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Supporting Accused Priests = Supporting Guilty Priests?

By Tim Graham


November 21, 2011

Tim Graham's picture

The Catholic League found “corruption” in a November 16 article in the Kansas City Star by Judy Thomas and Glenn Rice on how a psychiatrist evaluating a Catholic priest accused of possession of child pornography is disqualified by associating with a group defending accused priests called Opus Bono Sacerdotii (or Work for the Good of the Priesthood). The headline announces “concerns voiced about neutrality of psychiatrist who examined him.”

The accused priest, Father Shawn Ratigan, is facing child pornography charges in Clay County, Missouri, and in federal court after disturbing pictures were found on his laptop. The Star reported the psychiatrist who evaluated him, Dr. Rick Fitzgibbons, told the bishop that Ratigan was not a pedophile, but was struggling with loneliness and depression, according to a report issued by a former U.S. Attorney whose firm was hired by the diocese to investigate.

Even if Ratigan is guilty as charged and Fitzgibbons tried to deny the disturbing implications of the scandalous contents of the computer, the Star report casts aspersions on the mission of OBS. The same liberal reporters who impute nobility and heroism to defense lawyers for the civil liberties of accused Islamic radicals can’t manage any imagination that any accused priest might be innocent, or that faithful Catholics might want to protect priests who are innocent of the charges thrown at them.

The OBS website declared their motto: “Finding solutions to the problems confronting priests in accordance with the authentic teaching of the Church, the Holy Father and his predecessors.” The teaching of the Church does not encourage sexual abuse by the clergy, but strict celibacy.

The Star reporters don’t play this game with lawyer Rebecca Randles, who’s filed civil lawsuits against Father Ratigan. Randles is a graduate and a trustee of Southwest Baptist University. Is a practicing Southern Baptist “neutral” in pursuing the Catholic Church with repeated lawsuits? Possibly. But in the Star’s eyes, she gets to be the accuser and never the accused, “stunned” at the OBS association of Dr. Fitzgibbons.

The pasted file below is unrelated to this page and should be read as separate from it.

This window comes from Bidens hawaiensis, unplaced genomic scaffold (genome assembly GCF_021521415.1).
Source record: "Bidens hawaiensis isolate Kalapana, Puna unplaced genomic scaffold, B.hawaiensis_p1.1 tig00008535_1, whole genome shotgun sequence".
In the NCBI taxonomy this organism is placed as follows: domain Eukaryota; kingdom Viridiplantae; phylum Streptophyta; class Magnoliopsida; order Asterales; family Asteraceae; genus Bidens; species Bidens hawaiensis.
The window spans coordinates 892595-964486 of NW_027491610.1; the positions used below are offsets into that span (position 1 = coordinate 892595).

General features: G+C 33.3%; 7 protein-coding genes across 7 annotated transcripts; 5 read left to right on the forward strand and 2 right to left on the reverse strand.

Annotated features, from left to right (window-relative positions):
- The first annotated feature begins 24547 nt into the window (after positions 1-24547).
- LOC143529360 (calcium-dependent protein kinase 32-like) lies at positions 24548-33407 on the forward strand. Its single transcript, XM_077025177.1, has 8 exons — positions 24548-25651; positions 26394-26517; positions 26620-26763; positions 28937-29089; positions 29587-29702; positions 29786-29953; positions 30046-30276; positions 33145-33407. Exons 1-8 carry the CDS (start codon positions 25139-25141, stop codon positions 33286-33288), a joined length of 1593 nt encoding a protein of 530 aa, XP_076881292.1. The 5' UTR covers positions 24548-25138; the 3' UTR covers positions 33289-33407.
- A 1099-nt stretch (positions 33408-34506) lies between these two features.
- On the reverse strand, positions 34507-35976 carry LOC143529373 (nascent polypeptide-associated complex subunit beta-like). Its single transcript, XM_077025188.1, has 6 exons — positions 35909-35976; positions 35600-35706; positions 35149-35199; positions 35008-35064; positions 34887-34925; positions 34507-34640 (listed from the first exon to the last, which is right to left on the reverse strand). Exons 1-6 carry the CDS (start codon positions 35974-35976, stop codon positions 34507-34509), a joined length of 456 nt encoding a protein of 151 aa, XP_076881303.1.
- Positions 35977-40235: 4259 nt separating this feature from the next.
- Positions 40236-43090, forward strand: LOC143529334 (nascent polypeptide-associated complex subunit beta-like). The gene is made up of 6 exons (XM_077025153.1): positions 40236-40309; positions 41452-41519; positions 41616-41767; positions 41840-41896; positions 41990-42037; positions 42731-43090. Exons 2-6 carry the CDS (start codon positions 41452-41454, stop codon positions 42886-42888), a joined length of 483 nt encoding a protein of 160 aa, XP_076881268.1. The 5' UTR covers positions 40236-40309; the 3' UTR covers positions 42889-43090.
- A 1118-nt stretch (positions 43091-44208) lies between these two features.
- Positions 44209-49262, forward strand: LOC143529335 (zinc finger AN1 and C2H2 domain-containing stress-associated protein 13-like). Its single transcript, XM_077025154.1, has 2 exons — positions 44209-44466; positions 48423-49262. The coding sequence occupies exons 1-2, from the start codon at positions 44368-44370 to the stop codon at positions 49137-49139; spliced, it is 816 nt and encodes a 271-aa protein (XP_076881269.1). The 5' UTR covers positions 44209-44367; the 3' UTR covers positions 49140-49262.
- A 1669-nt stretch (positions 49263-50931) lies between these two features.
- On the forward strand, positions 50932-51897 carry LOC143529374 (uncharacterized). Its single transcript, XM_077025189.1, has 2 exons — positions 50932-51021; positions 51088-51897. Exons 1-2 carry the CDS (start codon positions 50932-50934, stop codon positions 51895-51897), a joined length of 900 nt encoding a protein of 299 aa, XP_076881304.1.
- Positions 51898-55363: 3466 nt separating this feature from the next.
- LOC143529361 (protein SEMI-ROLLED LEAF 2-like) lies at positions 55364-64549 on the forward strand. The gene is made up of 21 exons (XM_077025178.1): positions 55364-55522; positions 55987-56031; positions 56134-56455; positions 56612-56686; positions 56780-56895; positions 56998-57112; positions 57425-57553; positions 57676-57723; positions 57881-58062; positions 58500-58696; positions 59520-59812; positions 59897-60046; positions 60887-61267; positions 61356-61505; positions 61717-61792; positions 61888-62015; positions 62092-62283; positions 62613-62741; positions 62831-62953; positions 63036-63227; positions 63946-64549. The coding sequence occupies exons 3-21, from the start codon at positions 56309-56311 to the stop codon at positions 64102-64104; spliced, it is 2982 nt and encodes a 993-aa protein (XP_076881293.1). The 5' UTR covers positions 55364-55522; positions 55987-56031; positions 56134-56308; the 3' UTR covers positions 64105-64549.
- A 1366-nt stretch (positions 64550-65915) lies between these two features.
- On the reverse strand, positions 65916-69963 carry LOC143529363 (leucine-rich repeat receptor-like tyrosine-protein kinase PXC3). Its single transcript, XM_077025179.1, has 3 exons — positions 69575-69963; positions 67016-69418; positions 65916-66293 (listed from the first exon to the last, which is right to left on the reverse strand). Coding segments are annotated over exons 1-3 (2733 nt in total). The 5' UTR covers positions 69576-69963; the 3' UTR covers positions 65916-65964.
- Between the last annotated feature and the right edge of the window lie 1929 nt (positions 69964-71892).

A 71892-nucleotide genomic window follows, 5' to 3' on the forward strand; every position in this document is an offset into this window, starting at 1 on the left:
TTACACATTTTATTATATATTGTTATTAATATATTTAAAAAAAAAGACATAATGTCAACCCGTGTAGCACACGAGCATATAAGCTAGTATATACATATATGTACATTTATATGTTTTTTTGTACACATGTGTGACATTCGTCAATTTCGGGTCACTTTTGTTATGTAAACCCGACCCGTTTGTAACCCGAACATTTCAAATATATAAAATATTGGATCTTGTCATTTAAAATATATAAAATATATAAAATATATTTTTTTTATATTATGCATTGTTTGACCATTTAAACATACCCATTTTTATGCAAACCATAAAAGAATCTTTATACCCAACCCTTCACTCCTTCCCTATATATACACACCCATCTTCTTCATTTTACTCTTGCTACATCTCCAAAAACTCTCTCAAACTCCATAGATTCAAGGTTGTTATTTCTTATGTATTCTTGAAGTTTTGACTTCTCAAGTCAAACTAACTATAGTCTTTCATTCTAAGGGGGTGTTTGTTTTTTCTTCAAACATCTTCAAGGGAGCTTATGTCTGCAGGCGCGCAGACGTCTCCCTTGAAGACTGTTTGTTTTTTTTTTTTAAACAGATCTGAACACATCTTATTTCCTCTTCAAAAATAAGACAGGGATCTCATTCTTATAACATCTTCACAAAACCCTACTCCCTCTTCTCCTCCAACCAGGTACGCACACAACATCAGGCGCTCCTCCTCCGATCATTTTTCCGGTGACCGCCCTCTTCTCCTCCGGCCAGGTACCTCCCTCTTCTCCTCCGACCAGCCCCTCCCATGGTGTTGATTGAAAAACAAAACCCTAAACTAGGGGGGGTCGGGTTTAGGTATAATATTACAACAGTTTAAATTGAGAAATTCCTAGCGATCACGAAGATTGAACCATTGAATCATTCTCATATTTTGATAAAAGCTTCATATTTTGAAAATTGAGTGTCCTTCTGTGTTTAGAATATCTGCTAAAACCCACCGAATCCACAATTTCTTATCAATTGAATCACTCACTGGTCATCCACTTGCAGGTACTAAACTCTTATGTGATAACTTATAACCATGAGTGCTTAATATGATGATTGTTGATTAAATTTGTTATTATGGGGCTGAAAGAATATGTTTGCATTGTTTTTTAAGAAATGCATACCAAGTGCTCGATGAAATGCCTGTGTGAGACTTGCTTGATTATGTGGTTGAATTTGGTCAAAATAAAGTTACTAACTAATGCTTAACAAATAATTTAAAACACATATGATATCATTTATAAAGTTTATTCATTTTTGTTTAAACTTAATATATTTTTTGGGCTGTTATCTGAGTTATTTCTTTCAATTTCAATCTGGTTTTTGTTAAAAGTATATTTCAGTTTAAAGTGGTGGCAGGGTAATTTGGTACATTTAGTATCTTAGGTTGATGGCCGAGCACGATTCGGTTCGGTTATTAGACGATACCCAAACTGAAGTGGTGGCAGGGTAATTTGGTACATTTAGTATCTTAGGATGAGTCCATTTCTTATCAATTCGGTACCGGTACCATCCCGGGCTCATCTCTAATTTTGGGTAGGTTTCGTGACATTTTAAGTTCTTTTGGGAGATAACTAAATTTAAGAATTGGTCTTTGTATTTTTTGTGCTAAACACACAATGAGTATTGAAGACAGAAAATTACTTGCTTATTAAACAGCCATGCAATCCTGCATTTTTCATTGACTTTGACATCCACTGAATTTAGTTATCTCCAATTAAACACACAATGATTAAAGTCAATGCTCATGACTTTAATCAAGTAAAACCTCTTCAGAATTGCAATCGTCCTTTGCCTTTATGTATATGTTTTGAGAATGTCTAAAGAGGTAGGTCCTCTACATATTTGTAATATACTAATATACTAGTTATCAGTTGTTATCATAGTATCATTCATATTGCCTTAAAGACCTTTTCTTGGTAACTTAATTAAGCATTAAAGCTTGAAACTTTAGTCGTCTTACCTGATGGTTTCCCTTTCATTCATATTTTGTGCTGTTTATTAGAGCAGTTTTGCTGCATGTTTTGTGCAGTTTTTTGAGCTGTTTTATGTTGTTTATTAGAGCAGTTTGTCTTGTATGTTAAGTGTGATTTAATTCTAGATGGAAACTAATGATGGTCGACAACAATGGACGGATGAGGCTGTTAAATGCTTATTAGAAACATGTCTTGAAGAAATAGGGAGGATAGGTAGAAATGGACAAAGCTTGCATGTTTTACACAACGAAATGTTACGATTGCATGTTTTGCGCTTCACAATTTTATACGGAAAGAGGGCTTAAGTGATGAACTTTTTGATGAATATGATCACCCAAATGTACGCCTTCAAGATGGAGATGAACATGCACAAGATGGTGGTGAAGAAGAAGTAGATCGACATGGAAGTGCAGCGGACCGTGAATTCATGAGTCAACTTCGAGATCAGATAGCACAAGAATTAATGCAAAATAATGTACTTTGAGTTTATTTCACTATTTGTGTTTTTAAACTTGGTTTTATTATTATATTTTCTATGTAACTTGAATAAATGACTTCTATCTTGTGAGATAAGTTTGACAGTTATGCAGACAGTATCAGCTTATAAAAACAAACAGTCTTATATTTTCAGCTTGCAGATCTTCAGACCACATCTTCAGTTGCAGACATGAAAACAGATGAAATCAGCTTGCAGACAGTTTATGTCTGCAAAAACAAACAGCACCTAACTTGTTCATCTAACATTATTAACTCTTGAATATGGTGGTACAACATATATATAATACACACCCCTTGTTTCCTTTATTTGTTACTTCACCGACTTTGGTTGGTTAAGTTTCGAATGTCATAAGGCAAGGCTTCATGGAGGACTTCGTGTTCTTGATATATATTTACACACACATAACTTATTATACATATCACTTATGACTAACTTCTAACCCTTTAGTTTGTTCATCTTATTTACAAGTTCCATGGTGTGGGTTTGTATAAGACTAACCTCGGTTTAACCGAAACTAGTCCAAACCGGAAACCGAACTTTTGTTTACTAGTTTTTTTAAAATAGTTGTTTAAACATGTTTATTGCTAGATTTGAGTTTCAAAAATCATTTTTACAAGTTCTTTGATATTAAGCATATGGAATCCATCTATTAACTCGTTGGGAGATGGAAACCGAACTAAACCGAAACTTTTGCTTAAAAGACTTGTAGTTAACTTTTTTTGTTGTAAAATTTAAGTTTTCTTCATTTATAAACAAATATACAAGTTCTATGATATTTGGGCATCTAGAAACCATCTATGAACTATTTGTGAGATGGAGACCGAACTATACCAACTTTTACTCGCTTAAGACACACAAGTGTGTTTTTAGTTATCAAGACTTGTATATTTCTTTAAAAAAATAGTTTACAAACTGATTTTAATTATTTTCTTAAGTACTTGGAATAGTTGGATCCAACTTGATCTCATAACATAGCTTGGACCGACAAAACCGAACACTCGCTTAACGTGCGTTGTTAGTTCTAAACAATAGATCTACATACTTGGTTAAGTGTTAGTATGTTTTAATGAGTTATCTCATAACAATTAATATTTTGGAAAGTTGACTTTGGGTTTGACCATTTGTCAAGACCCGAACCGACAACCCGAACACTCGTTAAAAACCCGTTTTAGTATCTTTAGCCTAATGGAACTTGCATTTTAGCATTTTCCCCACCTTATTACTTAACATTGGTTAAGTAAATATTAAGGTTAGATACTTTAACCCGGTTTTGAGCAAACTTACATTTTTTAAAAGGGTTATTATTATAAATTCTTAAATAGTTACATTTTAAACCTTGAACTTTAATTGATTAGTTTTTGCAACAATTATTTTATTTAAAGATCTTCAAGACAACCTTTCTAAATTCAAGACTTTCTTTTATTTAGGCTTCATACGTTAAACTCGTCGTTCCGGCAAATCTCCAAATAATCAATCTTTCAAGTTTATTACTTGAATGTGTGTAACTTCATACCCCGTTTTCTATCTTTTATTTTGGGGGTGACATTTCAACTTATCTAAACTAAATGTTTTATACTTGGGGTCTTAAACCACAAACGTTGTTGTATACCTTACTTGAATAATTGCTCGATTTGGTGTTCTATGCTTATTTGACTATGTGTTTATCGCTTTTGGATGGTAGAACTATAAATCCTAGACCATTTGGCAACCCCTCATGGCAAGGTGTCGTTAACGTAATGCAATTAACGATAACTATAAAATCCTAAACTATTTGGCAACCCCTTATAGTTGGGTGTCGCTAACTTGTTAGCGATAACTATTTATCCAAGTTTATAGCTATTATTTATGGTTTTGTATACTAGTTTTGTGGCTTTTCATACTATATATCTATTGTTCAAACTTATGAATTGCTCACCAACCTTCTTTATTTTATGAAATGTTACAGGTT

Fitzgibbons and OBS declined to comment to the Star, “But an ethics expert said a common-sense approach would have been for Fitzgibbons to recuse himself.”

“I’m sure he does excellent work and I’m sure there are falsely accused priests, but when you’ve got kind of a dicey situation and he is on the advocacy side of things, it seems like he ought to pull himself out on even just the perception of a conflict of interest,” said Clancy Martin, philosophy department chairman at the University of Missouri-Kansas City.

Martin’s an interesting choice of expert, since his expertise seems to be in studying and translating philosophers like Nietzche and Kierkegaard. In one article for Vice.com, Martin argued it might be unfair to attribute to humans any more moral responsibility than would be expected of lower animals:

But suppose we are animals, as most of us believe. Does it make sense to suggest that animals—nonhuman animals, that is—have a distinct purpose? In the Old Testament they do, of course—their purpose is to feed and work for humans. But most of us don’t buy that view these days. Do we really think that all good dogs go to heaven? Good marlins, too? How about good tree slugs? Well-behaved bacteria? Moral mice? Ethical ear mites? We don’t expect moral progress from nonhuman animals—it would be silly to say that your pet dog is engaged in the ongoing project of becoming a better dog, and how much more silly to say the same of, for example, the clever octopus—so why on earth should human beings get the special exception, which in fact looks like a special burden?

Christians aspire to a higher moral standard for man. So do the courts in Clay County.

But the media insistence on “neutrality” in sex-abuse investigations isn’t truly neutral. When victims’ rights groups accuse entire dioceses of the Catholic Church in America of gross negligence, reporters rarely suggest that perhaps those lawyers aren’t “neutral” or face any appearance of selfish motives in profiting from contingency fees in multi-million dollar settlements.

The Star story lays out in detail charges against Father Ratigan from an anonymous family represented by Randles, which might explain where a group like OBS comes in. As one priest’s attorney pointed out, “In cases of being falsely accused, the priest’s reputation is effectively destroyed while the accuser, on the other hand, enjoys anonymity and suffers no loss of reputation or negative material consequences.”

About the Author

Tim Graham is Director of Media Analysis at the Media Research Center.


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